Fort Worden State Park

The Aquarium, Museum and Gift Shop at Fort Worden State Park are open Saturday and Sunday, 12 - 5 p.m.

Downtown Port Townsend

The Visitor Center and Store at 1001 Water St., downtown Port Townsend, are open Thursday, 11 a.m. - 3 p.m., and Friday - Sunday, 11 a.m. - 5 p.m. 

Orca: Shared Waters, Shared Home, this interactive exhibit explores the natural history of the orca species and the extreme challenges facing the Southern Resident orca families that frequent Puget Sound. At the Flagship Gallery, Friday - Sunday, 12:00 - 3:00 p.m.

Whale on the Wharf, a complete 42' skeleton of a gray whale on permanent display at Union Wharf in downtown Port Townsend! Find out more here.

Click here for more information about visiting, and special exhibits.




Land Acknowledgement

We acknowledge that we work on the traditional lands and waters of many Coast Salish Peoples, particularly the S’Klallam People, the Strong People. We respect and are grateful for this land, these waters, and the people who have inhabited them since time immemorial and who continue to steward this place for future generations.


Sunday, October 8
3 p.m.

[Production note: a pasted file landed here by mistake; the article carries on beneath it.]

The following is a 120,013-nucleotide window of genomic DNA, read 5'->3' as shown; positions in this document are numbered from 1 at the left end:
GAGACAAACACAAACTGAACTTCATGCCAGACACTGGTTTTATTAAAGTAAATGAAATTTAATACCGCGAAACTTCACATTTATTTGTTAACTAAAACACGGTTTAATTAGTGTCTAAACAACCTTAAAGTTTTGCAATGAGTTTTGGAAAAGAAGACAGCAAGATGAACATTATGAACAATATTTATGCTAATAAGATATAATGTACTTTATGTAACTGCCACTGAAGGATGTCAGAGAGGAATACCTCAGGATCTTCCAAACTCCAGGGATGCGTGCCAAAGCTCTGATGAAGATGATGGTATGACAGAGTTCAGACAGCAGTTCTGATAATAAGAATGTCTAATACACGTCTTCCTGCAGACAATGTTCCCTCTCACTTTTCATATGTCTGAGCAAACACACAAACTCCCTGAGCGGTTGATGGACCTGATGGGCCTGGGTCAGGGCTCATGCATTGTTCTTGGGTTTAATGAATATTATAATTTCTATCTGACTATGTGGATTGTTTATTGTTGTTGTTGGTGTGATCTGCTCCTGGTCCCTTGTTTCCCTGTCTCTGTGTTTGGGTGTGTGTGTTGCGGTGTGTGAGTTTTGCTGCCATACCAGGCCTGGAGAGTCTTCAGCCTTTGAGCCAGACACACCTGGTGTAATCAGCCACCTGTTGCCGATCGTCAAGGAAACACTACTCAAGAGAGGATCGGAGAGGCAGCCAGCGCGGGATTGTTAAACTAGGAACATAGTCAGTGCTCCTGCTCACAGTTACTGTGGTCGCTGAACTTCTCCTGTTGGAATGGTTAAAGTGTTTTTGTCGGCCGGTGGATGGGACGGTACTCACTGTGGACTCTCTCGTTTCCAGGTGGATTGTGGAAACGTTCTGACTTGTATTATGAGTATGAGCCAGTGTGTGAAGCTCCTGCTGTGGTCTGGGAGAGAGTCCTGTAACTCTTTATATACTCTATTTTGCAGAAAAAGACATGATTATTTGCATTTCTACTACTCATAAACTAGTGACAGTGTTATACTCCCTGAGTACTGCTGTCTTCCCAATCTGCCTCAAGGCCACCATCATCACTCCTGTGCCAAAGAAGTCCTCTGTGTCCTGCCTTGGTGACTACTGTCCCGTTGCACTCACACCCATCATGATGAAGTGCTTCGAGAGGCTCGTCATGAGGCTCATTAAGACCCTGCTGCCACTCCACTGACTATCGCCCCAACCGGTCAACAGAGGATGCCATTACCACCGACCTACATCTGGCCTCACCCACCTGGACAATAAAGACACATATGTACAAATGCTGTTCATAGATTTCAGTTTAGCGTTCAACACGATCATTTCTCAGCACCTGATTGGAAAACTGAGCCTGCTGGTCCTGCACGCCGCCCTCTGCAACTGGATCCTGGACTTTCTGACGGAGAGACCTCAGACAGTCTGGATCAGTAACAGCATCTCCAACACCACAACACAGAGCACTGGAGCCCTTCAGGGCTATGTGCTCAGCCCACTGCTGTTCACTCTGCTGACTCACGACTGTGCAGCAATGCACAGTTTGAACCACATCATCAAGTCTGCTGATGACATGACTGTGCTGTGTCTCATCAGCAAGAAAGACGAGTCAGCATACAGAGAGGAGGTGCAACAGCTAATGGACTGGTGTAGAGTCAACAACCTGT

Fort Worden Chapel
To keep this series accessible to all, regardless of the ability to pay, there is no set charge for the event; however, donations are always welcomed and appreciated.

Assisted Listening Devices available.

"Bringing up baby stars: Captive breeding of the endangered sunflower star for research and restoration"
Presented by Dr. Jason Hodin
Univ. of Washington Senior Research Scientist
Friday Harbor Labs

In 2013, a devastating outbreak of a mysterious disease known as seastar wasting (SSW) began to spread in our region and along our entire coast, from Alaska to México. It impacted most if not all of our local seastar species to some degree, but sunflower stars (Pycnopodia helianthoides) were hit the worst. In California and southward they are all but gone, and their disappearance seems to have led to an ecosystem shift from healthy kelp forests to areas overpopulated by sea urchins and little else.

In 2019, in partnership with the Nature Conservancy of California, we began the first ever captive breeding program for this now-endangered species. In this talk, I will describe our successful efforts to raise this top predator in captivity through their entire life cycle, and some of the amazing things about this species that we have learned along the way.

Photo of Dr. Hodin by Dennis Wise/University of Washington.

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